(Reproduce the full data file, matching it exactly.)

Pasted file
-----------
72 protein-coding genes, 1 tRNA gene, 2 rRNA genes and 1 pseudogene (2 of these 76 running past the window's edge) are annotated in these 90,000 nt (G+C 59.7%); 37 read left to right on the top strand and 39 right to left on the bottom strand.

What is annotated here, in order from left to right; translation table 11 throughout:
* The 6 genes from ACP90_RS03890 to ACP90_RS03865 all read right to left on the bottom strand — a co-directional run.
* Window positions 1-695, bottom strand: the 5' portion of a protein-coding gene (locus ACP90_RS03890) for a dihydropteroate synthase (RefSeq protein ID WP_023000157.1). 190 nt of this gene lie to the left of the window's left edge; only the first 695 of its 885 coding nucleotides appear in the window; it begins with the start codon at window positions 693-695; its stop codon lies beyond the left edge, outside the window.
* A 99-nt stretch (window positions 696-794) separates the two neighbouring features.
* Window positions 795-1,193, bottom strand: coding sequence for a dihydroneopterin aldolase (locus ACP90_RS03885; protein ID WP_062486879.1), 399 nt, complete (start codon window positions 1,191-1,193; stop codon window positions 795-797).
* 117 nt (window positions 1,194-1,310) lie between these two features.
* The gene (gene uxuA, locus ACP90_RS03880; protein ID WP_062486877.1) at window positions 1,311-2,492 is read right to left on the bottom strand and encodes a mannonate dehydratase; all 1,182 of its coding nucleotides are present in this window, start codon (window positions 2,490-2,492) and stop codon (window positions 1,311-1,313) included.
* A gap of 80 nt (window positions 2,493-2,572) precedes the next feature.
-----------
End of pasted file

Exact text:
72 protein-coding genes, 1 tRNA gene, 2 rRNA genes and 1 pseudogene (2 of these 76 running past the window's edge) are annotated in these 90,000 nt (G+C 59.7%); 37 read left to right on the top strand and 39 right to left on the bottom strand.

What is annotated here, in order from left to right; translation table 11 throughout:
* The 6 genes from ACP90_RS03890 to ACP90_RS03865 all read right to left on the bottom strand — a co-directional run.
* Window positions 1-695, bottom strand: the 5' portion of a protein-coding gene (locus ACP90_RS03890) for a dihydropteroate synthase (RefSeq protein ID WP_023000157.1). 190 nt of this gene lie to the left of the window's left edge; only the first 695 of its 885 coding nucleotides appear in the window; it begins with the start codon at window positions 693-695; its stop codon lies beyond the left edge, outside the window.
* A 99-nt stretch (window positions 696-794) separates the two neighbouring features.
* Window positions 795-1,193, bottom strand: coding sequence for a dihydroneopterin aldolase (locus ACP90_RS03885; protein ID WP_062486879.1), 399 nt, complete (start codon window positions 1,191-1,193; stop codon window positions 795-797).
* 117 nt (window positions 1,194-1,310) lie between these two features.
* The gene (gene uxuA, locus ACP90_RS03880; protein ID WP_062486877.1) at window positions 1,311-2,492 is read right to left on the bottom strand and encodes a mannonate dehydratase; all 1,182 of its coding nucleotides are present in this window, start codon (window positions 2,490-2,492) and stop codon (window positions 1,311-1,313) included.
* A gap of 80 nt (window positions 2,493-2,572) precedes the next feature.